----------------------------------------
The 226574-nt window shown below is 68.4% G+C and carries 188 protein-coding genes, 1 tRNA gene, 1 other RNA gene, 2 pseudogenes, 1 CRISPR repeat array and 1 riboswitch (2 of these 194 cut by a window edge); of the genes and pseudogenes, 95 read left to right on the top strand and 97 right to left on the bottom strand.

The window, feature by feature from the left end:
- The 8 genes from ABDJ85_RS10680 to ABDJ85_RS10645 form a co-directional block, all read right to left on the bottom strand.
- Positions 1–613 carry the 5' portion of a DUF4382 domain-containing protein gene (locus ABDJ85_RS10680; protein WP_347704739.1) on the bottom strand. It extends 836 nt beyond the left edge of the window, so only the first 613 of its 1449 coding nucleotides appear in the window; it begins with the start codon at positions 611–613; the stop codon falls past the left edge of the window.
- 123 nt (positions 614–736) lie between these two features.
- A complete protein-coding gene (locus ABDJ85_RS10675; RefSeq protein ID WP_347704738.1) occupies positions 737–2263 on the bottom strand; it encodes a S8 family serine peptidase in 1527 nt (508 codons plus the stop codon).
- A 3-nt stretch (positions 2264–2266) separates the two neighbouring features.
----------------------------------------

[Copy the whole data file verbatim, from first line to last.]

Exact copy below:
The 226574-nt window shown below is 68.4% G+C and carries 188 protein-coding genes, 1 tRNA gene, 1 other RNA gene, 2 pseudogenes, 1 CRISPR repeat array and 1 riboswitch (2 of these 194 cut by a window edge); of the genes and pseudogenes, 95 read left to right on the top strand and 97 right to left on the bottom strand.

The window, feature by feature from the left end:
- The 8 genes from ABDJ85_RS10680 to ABDJ85_RS10645 form a co-directional block, all read right to left on the bottom strand.
- Positions 1–613 carry the 5' portion of a DUF4382 domain-containing protein gene (locus ABDJ85_RS10680; protein WP_347704739.1) on the bottom strand. It extends 836 nt beyond the left edge of the window, so only the first 613 of its 1449 coding nucleotides appear in the window; it begins with the start codon at positions 611–613; the stop codon falls past the left edge of the window.
- 123 nt (positions 614–736) lie between these two features.
- A complete protein-coding gene (locus ABDJ85_RS10675; RefSeq protein ID WP_347704738.1) occupies positions 737–2263 on the bottom strand; it encodes a S8 family serine peptidase in 1527 nt (508 codons plus the stop codon).
- A 3-nt stretch (positions 2264–2266) separates the two neighbouring features.